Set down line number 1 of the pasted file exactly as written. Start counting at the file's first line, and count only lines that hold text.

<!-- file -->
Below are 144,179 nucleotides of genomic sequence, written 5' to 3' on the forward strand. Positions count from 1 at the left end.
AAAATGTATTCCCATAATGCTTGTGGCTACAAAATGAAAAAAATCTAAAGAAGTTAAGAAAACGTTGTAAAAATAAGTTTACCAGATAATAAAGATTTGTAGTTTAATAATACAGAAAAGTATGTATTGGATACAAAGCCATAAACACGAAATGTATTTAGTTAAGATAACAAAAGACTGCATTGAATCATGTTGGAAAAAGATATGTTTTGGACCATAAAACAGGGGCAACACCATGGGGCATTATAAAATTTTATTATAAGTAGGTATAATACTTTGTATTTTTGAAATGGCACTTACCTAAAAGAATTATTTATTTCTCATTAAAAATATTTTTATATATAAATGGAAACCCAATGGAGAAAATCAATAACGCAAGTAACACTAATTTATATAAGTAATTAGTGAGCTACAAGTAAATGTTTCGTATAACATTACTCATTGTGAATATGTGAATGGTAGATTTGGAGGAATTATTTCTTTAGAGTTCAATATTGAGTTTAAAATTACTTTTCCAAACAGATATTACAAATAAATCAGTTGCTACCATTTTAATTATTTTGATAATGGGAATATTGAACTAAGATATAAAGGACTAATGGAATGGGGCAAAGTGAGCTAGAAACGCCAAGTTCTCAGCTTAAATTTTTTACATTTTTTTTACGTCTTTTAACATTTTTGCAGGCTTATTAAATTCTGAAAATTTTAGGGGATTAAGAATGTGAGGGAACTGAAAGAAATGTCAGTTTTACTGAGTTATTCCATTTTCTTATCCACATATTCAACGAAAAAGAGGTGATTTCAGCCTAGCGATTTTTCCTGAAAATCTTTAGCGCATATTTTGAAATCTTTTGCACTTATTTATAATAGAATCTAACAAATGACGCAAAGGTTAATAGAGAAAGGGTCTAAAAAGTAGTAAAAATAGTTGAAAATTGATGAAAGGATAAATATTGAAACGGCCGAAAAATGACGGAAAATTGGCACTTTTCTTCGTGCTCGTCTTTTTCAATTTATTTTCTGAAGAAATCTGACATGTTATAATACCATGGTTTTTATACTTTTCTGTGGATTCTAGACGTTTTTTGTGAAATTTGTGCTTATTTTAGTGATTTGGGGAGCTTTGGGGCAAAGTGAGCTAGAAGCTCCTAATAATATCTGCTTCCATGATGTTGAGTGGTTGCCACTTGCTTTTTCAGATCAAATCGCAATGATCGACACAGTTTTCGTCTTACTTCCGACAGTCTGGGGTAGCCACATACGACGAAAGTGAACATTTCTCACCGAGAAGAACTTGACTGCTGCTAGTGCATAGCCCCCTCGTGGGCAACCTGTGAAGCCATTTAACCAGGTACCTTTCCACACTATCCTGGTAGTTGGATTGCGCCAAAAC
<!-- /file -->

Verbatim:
Below are 144,179 nucleotides of genomic sequence, written 5' to 3' on the forward strand. Positions count from 1 at the left end.